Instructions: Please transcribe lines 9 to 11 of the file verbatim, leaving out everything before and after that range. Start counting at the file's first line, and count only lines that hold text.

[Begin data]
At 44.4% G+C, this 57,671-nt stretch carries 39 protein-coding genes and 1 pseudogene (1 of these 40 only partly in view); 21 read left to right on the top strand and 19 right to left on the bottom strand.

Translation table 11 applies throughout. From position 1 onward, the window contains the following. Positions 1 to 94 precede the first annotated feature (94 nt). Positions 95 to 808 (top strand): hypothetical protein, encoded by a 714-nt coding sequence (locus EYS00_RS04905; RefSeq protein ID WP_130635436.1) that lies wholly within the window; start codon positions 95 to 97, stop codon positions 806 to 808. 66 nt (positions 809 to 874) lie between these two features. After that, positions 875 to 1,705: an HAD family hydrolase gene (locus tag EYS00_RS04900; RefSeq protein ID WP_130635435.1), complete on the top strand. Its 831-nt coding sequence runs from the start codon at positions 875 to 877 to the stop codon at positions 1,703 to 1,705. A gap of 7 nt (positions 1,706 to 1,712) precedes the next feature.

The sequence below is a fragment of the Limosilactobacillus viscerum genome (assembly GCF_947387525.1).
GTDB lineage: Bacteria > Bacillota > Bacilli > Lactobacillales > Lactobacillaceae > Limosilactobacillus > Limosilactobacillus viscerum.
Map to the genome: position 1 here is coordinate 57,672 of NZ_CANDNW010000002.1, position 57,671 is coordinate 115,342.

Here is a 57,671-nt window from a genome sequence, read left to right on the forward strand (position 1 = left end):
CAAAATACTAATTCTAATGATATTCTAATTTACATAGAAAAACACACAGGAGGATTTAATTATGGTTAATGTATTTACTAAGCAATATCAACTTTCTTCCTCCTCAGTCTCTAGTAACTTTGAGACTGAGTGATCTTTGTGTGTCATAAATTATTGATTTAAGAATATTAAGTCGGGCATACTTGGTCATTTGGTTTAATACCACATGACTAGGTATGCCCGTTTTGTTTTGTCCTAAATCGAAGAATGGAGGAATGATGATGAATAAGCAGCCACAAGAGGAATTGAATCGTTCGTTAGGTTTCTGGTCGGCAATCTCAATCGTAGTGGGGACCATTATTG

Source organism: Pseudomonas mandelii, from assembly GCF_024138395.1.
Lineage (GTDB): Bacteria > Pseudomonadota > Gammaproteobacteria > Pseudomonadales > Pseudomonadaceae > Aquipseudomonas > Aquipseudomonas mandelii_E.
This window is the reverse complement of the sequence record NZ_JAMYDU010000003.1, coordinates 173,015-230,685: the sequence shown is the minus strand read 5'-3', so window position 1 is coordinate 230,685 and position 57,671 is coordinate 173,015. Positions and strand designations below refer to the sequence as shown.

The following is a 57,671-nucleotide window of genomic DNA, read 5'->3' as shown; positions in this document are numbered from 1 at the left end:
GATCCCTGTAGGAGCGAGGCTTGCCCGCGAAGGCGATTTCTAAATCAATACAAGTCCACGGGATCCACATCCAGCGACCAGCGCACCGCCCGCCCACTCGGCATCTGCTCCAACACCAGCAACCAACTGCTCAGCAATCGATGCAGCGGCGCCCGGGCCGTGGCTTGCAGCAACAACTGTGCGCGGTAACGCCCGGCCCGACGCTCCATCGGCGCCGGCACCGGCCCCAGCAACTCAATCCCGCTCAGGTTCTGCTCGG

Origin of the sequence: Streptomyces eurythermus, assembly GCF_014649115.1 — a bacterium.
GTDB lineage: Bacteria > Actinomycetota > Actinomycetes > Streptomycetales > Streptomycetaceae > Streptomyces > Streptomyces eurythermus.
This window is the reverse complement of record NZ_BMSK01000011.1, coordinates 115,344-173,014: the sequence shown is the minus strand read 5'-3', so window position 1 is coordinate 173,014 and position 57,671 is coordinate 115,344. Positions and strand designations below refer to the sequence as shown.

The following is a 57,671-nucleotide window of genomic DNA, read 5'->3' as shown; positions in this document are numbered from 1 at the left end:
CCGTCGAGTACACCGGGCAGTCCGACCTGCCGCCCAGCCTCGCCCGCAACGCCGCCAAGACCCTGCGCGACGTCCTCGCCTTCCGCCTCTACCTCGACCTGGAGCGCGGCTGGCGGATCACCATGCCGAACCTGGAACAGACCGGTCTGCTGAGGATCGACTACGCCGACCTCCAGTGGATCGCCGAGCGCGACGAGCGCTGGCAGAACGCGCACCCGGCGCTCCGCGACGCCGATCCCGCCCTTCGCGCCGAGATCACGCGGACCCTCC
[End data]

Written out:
Lineage (GTDB): Bacteria > Pseudomonadota > Gammaproteobacteria > Pseudomonadales > Pseudomonadaceae > Aquipseudomonas > Aquipseudomonas mandelii_E.
This window is the reverse complement of the sequence record NZ_JAMYDU010000003.1, coordinates 173,015-230,685: the sequence shown is the minus strand read 5'-3', so window position 1 is coordinate 230,685 and position 57,671 is coordinate 173,015. Positions and strand designations below refer to the sequence as shown.

The following is a 57,671-nucleotide window of genomic DNA, read 5'->3' as shown; positions in this document are numbered from 1 at the left end: